Pros:  #s 3 and 4 from Level 1 (hearing someone's voice and dealing with potential emotional difficulty)
Cons: Same as Level 1 PLUS the loss of Pros 1 & 2.
Pros:  None from Level 1--only the following:
  1. It is instant.
  2. It is private.
  3. It is simple to end a conversation (just don't answer or respond!)
  4. It is possible to hold multiple conversations at once.
  5. It is easy to retrace earlier conversations.
Cons:  The loss of all pros from the first two levels and:
  1. A lack of clarity (MUCH easier to misconstrue something that someone says).
  2. An impersonality that removes the human element from the conversation.
  3. A complete lack of verifiable emotion (outside of text style editing...but even that is not foolproof).
  4. An increase in brazenness (more likely to say something offensive or upsetting through a level 3 method than in either level 1 or 2 simply because you can tune yourself out if the emotions run too hot).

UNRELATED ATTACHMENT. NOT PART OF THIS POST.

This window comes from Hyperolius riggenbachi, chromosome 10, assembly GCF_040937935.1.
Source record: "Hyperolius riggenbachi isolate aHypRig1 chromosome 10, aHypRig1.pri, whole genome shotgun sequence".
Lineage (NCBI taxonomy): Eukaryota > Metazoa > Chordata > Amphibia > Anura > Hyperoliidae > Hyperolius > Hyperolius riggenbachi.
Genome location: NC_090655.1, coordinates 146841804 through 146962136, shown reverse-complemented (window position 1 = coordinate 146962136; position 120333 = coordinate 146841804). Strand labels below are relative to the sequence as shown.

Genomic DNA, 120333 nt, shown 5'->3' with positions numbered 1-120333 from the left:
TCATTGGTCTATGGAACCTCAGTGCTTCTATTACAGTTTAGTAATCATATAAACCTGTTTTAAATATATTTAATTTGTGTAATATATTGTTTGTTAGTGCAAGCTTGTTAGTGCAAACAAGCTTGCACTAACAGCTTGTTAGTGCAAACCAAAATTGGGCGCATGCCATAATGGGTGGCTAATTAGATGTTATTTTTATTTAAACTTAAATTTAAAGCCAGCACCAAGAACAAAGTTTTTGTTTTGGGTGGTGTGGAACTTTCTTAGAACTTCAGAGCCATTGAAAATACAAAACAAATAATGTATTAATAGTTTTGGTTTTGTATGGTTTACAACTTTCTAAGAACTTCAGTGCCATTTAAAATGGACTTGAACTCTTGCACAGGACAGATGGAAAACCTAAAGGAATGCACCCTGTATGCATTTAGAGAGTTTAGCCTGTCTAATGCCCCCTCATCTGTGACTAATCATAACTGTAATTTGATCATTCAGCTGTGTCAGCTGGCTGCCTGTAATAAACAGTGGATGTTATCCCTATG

5. A lack of verifiability of identity (you don't know for sure that the person you think you are communicating with is actually the one writing; it is, however, undeniable when you are speaking face-to-face or over the phone).

Pros:  Same as Level 3 except that it is public instead of private
Cons:  Same as Level 3 plus the following:
  1. All comments are public (something that might not embarrass someone in a one-on-one conversation might now be blown out of proportion.  Also, someone else might be upset by a comment you make to a different person)